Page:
See the previous two installments of this series here and here. Recall where we ended: we wanted to know how workers respond to a wage increase or decrease depending on the social conditions around them.
The idea that the employment relationship is composed of more than a (wage, effort) contractual agreement between the worker and employer is not new, even in the neoclassical canon. The theoretical notion of an implicit labor contract, which was first developed in the 70s and 80s by theorists interested in the dynamics of asymmetric information (and separately, the economic effects of unions), admits that notions of trust, reciprocity, and authority are key ingredients of the formal employment relationship. Nevertheless, the neoclassical tradition has for the most part taken these factors as exogenous. To wit: theorists have traditionally assumed that trust, reciprocity and so on are ingredients of the labor relationship and then looked at the impact of those factors on wages, productivity, and so forth.
Relatively little has been done on endogenizing (i.e. explaining the actual origins of) trust, reciprocity, and other institutional features of the labor contract. This question is arguably the more important one: rather than examine how informal institutions impact some kind of optimal relationship, shouldn't we look at the actual origins of informal institutions? Shouldn't the question of optimality be relegated to second-place status given how unrealistic it often is? Theory has begun to open up to these questions, but because such work usually involves "fuzzy" notions of informality with connotations of sociology, anthropology and other "soft" sciences, they are rarely accepted by economists, and always with a good deal of reluctance. A recent (accessible!) paper by Daron Acemoglu highlights some of the important work needed to be done in the mainstream if they are to make progress on the important issues.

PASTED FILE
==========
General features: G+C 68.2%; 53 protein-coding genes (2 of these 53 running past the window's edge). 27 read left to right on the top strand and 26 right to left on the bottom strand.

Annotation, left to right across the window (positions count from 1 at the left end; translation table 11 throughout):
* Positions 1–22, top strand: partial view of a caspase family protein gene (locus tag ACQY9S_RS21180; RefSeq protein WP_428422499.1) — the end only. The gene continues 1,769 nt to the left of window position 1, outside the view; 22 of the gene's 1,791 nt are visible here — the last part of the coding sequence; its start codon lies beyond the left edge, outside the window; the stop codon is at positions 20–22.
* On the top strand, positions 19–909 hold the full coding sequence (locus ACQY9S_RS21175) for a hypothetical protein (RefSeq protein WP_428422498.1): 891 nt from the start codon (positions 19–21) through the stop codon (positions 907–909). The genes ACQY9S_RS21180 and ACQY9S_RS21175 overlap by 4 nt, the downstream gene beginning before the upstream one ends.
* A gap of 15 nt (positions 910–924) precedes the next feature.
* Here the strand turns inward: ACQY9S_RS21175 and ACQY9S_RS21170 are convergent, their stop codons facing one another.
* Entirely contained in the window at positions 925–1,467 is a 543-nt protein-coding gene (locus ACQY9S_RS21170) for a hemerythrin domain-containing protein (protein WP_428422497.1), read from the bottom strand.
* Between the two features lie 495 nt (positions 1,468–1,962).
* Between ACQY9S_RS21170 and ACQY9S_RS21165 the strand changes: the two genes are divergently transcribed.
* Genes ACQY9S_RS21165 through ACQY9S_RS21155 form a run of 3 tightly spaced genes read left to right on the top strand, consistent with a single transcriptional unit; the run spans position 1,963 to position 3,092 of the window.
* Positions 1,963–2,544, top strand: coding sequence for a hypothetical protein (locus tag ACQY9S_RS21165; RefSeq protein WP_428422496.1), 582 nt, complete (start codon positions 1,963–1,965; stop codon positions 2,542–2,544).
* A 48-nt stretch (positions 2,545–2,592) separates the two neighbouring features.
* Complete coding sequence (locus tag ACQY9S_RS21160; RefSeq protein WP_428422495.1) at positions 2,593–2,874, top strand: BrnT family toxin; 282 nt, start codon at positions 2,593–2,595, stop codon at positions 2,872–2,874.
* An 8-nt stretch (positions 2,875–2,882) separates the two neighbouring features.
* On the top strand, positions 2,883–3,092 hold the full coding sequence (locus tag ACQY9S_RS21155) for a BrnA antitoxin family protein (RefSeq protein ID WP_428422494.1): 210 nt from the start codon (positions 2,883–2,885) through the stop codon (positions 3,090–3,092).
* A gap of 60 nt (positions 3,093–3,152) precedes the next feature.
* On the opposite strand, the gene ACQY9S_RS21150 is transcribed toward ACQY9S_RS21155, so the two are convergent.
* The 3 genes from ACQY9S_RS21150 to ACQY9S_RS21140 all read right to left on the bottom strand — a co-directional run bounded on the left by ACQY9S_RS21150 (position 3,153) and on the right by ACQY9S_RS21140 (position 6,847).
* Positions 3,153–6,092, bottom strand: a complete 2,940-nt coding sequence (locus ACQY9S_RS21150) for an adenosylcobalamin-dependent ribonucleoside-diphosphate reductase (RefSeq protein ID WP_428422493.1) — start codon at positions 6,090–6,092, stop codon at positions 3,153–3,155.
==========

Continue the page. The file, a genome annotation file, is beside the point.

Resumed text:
But for someone steeped in a more radical political economy tradition, the study of the origins of informal institutions such as trust, reciprocity, and conflict is old news. Quantitative studies of the impact of such institutions on economic outcomes, however, is a little less explored. That is where the end contribution of my paper lies (hopefully): giving an account of how political economic conditions shaped the contours of class conflict in early America and tying it to worker behavior on the job to see how such conflict manifested itself.
And this is ultimately where the informal contracts literature needs to go -- it needs to integrate work in other social sciences or else it will never be able to give a good account of the economic effects of institutions. Providing some empirical support is the first step. The particulars of class conflict as an institution arise from political and economic "objective" conditions, including the legal framework in which contracts are drawn up, the distribution of property in society (i.e. who owns the means of production), the availability of labor in reserve, the technology being used, and so on. Those particulars then shape economic outcomes -- wage rates, productivity -- in the firm. It becomes immediately evident that understanding these connections is absolutely crucial for understanding capitalist economic growth.